Skip navigation
Help

Digital photography

warning: Creating default object from empty value in /var/www/vhosts/sayforward.com/subdomains/recorder/httpdocs/modules/taxonomy/taxonomy.pages.inc on line 33.
Original author: 
timothy

cylonlover writes "A team of scientists at Nanyang Technological University (NTU) in Singapore has developed a new image sensor from graphene that promises to improve the quality of images captured in low light conditions. In tests, it has proved to be 1,000 times more sensitive to light than existing complementary metal-oxide-semiconductor (CMOS) or charge-coupled device (CCD) camera sensors in addition to operating at much lower voltages, consequently using 10 times less energy."

Share on Google+

Read more of this story at Slashdot.

0
Your rating: None

First time accepted submitter BadassFractal writes "I'm in the market for a new large desktop monitor (or two) which I intend to use almost exclusively for programming and all sorts of software development-related work. I'm trying to keep the cost down reasonable, and I do enjoy as large of a resolution as possible. What do people 'in the know' out there use these days for that purpose? I'm thinking a 1920x1200 24" would be good, unless there's an affordable 2560xFoo option out there. I keep hearing about nameless Korean 27" screens, any thoughts on those?"

Share on Google+

Read more of this story at Slashdot.

0
Your rating: None


360 Video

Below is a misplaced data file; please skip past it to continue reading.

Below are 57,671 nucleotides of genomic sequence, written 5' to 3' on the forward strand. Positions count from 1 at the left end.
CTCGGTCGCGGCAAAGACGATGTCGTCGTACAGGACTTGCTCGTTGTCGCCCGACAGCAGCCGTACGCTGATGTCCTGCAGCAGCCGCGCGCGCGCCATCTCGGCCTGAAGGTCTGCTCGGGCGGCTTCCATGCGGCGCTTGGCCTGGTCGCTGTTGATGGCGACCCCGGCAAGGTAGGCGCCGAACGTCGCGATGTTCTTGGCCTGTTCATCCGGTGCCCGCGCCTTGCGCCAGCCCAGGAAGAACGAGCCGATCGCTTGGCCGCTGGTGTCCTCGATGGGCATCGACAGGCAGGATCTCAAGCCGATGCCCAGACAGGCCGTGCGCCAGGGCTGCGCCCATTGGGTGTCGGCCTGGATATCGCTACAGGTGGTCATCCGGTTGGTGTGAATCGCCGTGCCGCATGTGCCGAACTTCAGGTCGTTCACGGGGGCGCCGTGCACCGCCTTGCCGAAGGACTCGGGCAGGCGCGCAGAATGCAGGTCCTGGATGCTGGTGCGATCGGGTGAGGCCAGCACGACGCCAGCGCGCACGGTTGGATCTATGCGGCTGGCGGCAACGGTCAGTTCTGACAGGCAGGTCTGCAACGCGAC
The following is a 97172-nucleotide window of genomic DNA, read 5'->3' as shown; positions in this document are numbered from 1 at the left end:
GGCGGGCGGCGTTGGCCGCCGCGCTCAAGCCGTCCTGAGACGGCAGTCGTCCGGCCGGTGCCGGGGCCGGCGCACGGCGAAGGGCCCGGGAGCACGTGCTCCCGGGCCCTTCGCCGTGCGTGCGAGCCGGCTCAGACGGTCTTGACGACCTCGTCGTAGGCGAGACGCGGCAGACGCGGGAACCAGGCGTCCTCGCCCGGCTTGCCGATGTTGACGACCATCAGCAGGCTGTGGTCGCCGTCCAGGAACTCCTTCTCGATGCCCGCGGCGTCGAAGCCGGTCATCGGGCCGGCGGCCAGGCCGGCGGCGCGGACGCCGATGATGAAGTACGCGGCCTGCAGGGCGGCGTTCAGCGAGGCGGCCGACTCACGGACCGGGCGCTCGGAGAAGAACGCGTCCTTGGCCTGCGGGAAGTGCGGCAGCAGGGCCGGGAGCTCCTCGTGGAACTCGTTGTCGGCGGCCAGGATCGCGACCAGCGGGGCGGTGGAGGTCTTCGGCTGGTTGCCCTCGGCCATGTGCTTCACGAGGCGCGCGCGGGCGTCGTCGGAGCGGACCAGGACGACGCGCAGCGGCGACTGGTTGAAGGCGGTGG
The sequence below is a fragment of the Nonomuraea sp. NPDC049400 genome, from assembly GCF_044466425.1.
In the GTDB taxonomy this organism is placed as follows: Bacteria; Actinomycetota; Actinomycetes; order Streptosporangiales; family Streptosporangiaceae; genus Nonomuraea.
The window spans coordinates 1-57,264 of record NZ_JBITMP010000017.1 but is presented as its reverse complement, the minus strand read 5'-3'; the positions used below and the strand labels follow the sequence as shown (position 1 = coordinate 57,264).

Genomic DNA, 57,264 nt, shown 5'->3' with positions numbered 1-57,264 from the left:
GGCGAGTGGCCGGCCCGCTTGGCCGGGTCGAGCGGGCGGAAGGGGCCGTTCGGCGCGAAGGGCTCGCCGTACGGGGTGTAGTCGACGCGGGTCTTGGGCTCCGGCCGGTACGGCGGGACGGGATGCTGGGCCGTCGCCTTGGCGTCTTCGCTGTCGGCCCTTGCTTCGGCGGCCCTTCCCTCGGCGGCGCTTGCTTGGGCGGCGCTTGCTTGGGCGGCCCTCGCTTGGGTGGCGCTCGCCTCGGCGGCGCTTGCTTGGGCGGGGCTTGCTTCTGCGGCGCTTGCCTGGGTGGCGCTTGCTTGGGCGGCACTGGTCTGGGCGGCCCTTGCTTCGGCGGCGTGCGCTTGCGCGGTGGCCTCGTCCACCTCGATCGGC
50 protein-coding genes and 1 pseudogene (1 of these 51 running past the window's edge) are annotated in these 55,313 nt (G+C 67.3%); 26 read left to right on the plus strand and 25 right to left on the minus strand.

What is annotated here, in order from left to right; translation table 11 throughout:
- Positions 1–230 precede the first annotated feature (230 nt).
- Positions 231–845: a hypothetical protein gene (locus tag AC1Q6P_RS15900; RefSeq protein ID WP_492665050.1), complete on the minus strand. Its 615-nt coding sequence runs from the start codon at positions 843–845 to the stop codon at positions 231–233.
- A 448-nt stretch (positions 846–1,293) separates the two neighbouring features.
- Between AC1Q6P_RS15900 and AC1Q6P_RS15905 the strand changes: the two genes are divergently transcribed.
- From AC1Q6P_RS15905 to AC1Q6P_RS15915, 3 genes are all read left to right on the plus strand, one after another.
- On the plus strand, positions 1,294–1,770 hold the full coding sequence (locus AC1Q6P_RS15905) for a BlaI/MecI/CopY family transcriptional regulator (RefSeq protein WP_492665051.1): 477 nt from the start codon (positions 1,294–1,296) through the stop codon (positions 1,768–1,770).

Google Tech Talk January 4, 2013 (expand for more info) Presented by Tim Conway ABSTRACT GoPano plus uses a specially curved mirror. Its shape gathers light from all directions and reflects it into the lens of your camera. This single image/video shows everything in a 360° ring around the GoPano plus. On your computer, this warped image is transformed ("unwarped") into an interactive scene where anyone can control the view. Once you have the raw photos and/or videos, you'll need software to edit them. We provide PhotoWarp (for images) and VideoWarp Director (for 360° videos). Whether you're shooting 360° stills, panoramic videos, or both, we've got you covered. The GoPano plus has a standard 67mm photographic filter thread base which can be easily adapted to fit almost all the digital cameras, DSLR lenses, and camcorders. GoPano Step Rings can adapt any camera or lens with a filter thread to connect directly to the GoPano plus. SPEAKER INFO: Tim Conway (www.imdb.com Not to be confused with actor in the Dorf videos, Tim Conway has been creating, supervising, and creating unique technology in the field of Visual Effects and Post Production since 1997. His latest endeavor is a camera lens with an attached mirror which allows you to take 360 degree panoramic still images or video. This Tech Talk was presented at Google's LA office.